A class extending its inner class throws a NullPointerException

@main def pdt={}
class C extends o.CI:
  class CI
val o=C()

compiles in 3.4.0 but throws

        at C$CI.<init>(pdt.scala:3)
        at C.<init>(pdt.scala:2)
        at pdt$package$.<clinit>(pdt.scala:4)
        at pdt.main(pdt.scala:1)

at runtime. Wouldn’t a compile-time error be a more intuitive behavior?

Yes, it’s might be unintuitive, but it’s mostly due to code transformation happening to top-level statements.
However, it is possible to check proper initialisation of these under Scala 3.4 using -Ysafe-init-global (do not confuse it with -Ysafe-init existing in all Scala 3 releases). Just be aware that these 2 are still an experimental flags, and might sometimes lead to false-positives

> scala-cli run main.scala -O -Ysafe-init -Ysafe-init-global -S 3.4
[warn] ./main.scala:2:1
[warn] Access uninitialized field value o. Calling trace:
[warn] ├── @main def pdt={}     [ main.scala:1 ]
[warn] │   ^
[warn] ├── val o=C()    [ main.scala:5 ]
[warn] │         ^^^
[warn] └── class C extends o.CI:        [ main.scala:2 ]
[warn]     ^

fwiw, note that Scala 2 errors on this with “illegal cyclic reference involving class C”

I don’t see how it matters here that top-level statements are involved in the originally posted code. Scala 3.4.0 still errors at runtime if you wrap the whole thing to not be top-level anymore:

scala> object O:
     |   class C extends o.CI:
     |     class CI
     |   val o=C()
// defined object O
scala> O.o
  ... 35 elided

I don’t see how it matters here that top-level statements are involved in the originally posted code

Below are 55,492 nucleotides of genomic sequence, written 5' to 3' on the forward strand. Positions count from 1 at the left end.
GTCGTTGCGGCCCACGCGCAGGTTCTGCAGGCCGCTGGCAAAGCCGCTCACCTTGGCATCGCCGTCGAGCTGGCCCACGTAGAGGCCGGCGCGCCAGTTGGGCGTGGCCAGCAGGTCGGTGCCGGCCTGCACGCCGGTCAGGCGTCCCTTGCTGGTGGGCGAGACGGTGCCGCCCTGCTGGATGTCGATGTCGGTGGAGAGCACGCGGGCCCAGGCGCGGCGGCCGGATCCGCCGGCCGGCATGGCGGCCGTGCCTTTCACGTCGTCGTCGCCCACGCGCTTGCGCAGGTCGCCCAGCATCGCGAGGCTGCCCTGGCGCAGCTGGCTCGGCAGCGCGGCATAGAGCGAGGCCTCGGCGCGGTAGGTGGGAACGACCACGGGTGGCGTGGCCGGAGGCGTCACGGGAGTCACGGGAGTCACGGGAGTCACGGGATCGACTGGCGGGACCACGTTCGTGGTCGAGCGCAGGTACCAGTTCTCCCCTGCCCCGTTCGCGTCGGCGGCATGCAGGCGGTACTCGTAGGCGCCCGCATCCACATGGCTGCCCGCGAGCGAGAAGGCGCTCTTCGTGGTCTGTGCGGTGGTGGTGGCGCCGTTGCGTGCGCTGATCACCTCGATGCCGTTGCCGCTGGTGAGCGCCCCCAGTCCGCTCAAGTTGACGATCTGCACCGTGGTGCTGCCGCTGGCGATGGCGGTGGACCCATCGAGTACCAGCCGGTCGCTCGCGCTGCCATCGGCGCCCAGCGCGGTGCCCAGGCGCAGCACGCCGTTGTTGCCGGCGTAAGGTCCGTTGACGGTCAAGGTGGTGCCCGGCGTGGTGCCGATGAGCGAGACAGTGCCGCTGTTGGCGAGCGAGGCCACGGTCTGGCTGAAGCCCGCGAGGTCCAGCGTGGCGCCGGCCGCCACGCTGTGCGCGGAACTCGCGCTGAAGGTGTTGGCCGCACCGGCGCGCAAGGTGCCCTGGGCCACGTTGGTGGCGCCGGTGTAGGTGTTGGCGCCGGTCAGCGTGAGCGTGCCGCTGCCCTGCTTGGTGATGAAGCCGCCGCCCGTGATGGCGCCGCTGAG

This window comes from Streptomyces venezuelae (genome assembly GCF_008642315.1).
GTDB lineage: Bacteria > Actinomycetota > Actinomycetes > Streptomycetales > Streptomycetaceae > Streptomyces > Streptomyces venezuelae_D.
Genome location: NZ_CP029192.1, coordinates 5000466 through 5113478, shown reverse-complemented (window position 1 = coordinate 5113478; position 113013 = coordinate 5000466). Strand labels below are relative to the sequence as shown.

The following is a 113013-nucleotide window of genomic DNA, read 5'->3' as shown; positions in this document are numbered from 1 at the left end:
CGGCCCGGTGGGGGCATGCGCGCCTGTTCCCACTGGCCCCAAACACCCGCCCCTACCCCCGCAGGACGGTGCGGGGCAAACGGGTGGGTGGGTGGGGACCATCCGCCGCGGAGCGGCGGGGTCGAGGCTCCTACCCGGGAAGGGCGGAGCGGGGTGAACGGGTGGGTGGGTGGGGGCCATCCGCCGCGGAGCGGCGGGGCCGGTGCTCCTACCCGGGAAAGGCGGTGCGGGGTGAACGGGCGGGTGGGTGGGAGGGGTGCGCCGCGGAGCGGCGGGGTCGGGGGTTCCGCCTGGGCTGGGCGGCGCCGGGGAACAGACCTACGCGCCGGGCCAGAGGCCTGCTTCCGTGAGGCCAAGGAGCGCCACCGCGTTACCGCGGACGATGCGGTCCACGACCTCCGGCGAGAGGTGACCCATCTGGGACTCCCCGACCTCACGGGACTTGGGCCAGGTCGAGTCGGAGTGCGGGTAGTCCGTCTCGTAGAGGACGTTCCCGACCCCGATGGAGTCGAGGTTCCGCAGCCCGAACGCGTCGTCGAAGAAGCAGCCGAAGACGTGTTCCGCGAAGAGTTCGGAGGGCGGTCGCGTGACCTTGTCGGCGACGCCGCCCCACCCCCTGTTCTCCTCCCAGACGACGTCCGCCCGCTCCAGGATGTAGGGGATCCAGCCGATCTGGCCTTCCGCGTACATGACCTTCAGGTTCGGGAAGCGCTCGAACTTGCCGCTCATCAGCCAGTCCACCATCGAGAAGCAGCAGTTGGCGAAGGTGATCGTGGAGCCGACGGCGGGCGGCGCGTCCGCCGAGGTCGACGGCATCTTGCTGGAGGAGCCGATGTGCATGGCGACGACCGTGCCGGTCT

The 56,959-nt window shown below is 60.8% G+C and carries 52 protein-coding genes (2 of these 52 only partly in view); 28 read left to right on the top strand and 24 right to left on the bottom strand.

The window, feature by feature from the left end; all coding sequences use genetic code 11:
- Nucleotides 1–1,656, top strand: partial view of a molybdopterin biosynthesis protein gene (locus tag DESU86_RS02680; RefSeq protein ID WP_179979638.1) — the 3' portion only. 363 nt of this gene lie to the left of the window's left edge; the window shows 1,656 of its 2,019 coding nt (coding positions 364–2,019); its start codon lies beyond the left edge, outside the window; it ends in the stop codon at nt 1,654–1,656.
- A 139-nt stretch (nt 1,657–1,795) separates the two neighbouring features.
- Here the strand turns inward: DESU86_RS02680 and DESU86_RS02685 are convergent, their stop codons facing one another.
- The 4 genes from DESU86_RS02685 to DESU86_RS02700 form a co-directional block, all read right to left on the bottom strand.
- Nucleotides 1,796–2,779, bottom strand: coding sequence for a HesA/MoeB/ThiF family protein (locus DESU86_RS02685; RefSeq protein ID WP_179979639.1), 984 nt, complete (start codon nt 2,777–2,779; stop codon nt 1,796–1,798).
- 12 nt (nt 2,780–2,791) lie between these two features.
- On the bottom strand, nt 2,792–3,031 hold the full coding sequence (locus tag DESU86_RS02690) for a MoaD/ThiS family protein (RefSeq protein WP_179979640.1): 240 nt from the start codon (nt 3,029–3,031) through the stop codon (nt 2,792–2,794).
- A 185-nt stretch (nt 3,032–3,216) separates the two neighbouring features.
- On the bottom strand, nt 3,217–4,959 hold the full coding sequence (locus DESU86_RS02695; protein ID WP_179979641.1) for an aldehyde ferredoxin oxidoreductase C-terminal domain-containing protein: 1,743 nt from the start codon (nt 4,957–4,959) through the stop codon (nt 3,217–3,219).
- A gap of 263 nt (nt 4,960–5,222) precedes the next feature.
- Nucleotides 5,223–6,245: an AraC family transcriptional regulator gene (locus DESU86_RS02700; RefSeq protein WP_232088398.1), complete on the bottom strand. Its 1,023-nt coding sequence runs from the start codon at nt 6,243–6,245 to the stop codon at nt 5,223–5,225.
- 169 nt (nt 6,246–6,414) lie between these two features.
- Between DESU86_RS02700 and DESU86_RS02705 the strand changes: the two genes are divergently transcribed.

I simply didn’t want to get into the details. Top-level statement are converted to an object, like the one you presented above, so it’s expected that is still fails (it also gives the same warnings under -Ysafe-init-global).
I believe it would be very beneficial from the users perspective that stuff like -Ysafe-init-global would be enabled by default in Scala 3 once they’re stable.


Seth recently made the same comment (“works in Scala 2!”) on a similar ticket.

I haven’t tried my example from the ticket, but VerifyError beats NullPointerException every time (in rock, paper, scissors).

1 Like

I also didn’t want to get into the details, but I was curious about why the exception has no message text. First, though, I was curious about the Scala 3 REPL wrapping because of the clinit in the OP stack trace. Then, second, my curiosity evaporated. I guess it’s lazy module val all the way down? but it’s not trivial to ask the REPL to tell me directly. In Scala 2, I would :javap to verify that I’m not misreading -Vprint trees.

My clever remark was going to be that it’s not necessary to “wrap” inside a REPL session, which always wraps (somehow).

Welcome to Scala 3.4.2-RC1-bin-SNAPSHOT-git-e54be6e (21.0.2, Java OpenJDK 64-Bit Server VM).
Type in expressions for evaluation. Or try :help.

scala> class C extends o.CI:
     |   class CI
     | val o=C()
  ... 35 elided

scala> throw null
java.lang.NullPointerException: Cannot throw exception because "null" is null
  ... 33 elided

scala> null.asInstanceOf[String].length
java.lang.NullPointerException: Cannot invoke "String.length()" because "null" is null
  ... 33 elided

Anyway, it’s reassuring to know that, at the end of the day,

"null" is null

I think that regardless of the safe-init flags, this specific piece of code should just give an illegal cyclic reference error like Seth said.